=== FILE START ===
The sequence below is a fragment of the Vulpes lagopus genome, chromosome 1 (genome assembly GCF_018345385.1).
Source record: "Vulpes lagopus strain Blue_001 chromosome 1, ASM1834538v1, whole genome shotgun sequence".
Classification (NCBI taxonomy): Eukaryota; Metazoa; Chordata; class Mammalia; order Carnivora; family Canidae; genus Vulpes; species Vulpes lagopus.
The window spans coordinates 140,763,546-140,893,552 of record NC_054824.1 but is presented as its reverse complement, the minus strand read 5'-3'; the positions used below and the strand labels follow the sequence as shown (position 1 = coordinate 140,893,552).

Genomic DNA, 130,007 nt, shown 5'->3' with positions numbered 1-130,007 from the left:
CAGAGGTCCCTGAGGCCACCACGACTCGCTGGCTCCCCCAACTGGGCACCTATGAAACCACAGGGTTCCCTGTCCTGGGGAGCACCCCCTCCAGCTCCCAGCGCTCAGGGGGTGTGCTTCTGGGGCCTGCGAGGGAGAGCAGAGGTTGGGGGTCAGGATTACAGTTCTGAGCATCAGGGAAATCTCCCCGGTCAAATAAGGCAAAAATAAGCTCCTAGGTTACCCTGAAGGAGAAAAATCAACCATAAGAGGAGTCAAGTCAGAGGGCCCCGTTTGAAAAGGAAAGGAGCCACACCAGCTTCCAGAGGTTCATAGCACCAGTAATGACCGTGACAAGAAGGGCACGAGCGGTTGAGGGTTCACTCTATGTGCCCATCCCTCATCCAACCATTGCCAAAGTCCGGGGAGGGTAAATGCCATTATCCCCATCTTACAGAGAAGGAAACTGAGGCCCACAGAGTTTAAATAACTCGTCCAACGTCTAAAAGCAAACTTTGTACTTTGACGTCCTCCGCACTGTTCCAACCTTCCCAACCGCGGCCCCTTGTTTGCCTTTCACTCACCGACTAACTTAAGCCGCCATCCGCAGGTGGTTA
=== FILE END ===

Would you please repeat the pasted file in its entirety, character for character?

The sequence below is a fragment of the Vulpes lagopus genome, chromosome 1 (genome assembly GCF_018345385.1).
Source record: "Vulpes lagopus strain Blue_001 chromosome 1, ASM1834538v1, whole genome shotgun sequence".
Classification (NCBI taxonomy): Eukaryota; Metazoa; Chordata; class Mammalia; order Carnivora; family Canidae; genus Vulpes; species Vulpes lagopus.
The window spans coordinates 140,763,546-140,893,552 of record NC_054824.1 but is presented as its reverse complement, the minus strand read 5'-3'; the positions used below and the strand labels follow the sequence as shown (position 1 = coordinate 140,893,552).

Genomic DNA, 130,007 nt, shown 5'->3' with positions numbered 1-130,007 from the left:
CAGAGGTCCCTGAGGCCACCACGACTCGCTGGCTCCCCCAACTGGGCACCTATGAAACCACAGGGTTCCCTGTCCTGGGGAGCACCCCCTCCAGCTCCCAGCGCTCAGGGGGTGTGCTTCTGGGGCCTGCGAGGGAGAGCAGAGGTTGGGGGTCAGGATTACAGTTCTGAGCATCAGGGAAATCTCCCCGGTCAAATAAGGCAAAAATAAGCTCCTAGGTTACCCTGAAGGAGAAAAATCAACCATAAGAGGAGTCAAGTCAGAGGGCCCCGTTTGAAAAGGAAAGGAGCCACACCAGCTTCCAGAGGTTCATAGCACCAGTAATGACCGTGACAAGAAGGGCACGAGCGGTTGAGGGTTCACTCTATGTGCCCATCCCTCATCCAACCATTGCCAAAGTCCGGGGAGGGTAAATGCCATTATCCCCATCTTACAGAGAAGGAAACTGAGGCCCACAGAGTTTAAATAACTCGTCCAACGTCTAAAAGCAAACTTTGTACTTTGACGTCCTCCGCACTGTTCCAACCTTCCCAACCGCGGCCCCTTGTTTGCCTTTCACTCACCGACTAACTTAAGCCGCCATCCGCAGGTGGTTA